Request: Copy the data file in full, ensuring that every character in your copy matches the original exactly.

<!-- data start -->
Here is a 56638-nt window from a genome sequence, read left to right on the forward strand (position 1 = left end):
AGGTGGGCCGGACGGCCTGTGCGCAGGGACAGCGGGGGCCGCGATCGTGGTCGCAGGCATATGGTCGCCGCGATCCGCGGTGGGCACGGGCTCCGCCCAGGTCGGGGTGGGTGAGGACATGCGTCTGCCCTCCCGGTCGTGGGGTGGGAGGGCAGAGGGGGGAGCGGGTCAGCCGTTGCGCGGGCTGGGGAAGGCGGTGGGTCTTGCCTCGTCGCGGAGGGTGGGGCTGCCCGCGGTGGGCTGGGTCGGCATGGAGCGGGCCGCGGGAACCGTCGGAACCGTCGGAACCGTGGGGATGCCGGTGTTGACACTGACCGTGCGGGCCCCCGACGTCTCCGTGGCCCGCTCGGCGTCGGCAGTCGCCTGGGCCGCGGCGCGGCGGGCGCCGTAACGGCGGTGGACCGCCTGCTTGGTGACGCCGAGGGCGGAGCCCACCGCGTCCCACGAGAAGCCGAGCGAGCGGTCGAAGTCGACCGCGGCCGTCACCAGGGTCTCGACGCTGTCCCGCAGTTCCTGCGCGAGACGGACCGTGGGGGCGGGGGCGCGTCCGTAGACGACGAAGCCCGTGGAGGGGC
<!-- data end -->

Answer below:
Here is a 56638-nt window from a genome sequence, read left to right on the forward strand (position 1 = left end):
AGGTGGGCCGGACGGCCTGTGCGCAGGGACAGCGGGGGCCGCGATCGTGGTCGCAGGCATATGGTCGCCGCGATCCGCGGTGGGCACGGGCTCCGCCCAGGTCGGGGTGGGTGAGGACATGCGTCTGCCCTCCCGGTCGTGGGGTGGGAGGGCAGAGGGGGGAGCGGGTCAGCCGTTGCGCGGGCTGGGGAAGGCGGTGGGTCTTGCCTCGTCGCGGAGGGTGGGGCTGCCCGCGGTGGGCTGGGTCGGCATGGAGCGGGCCGCGGGAACCGTCGGAACCGTCGGAACCGTGGGGATGCCGGTGTTGACACTGACCGTGCGGGCCCCCGACGTCTCCGTGGCCCGCTCGGCGTCGGCAGTCGCCTGGGCCGCGGCGCGGCGGGCGCCGTAACGGCGGTGGACCGCCTGCTTGGTGACGCCGAGGGCGGAGCCCACCGCGTCCCACGAGAAGCCGAGCGAGCGGTCGAAGTCGACCGCGGCCGTCACCAGGGTCTCGACGCTGTCCCGCAGTTCCTGCGCGAGACGGACCGTGGGGGCGGGGGCGCGTCCGTAGACGACGAAGCCCGTGGAGGGGC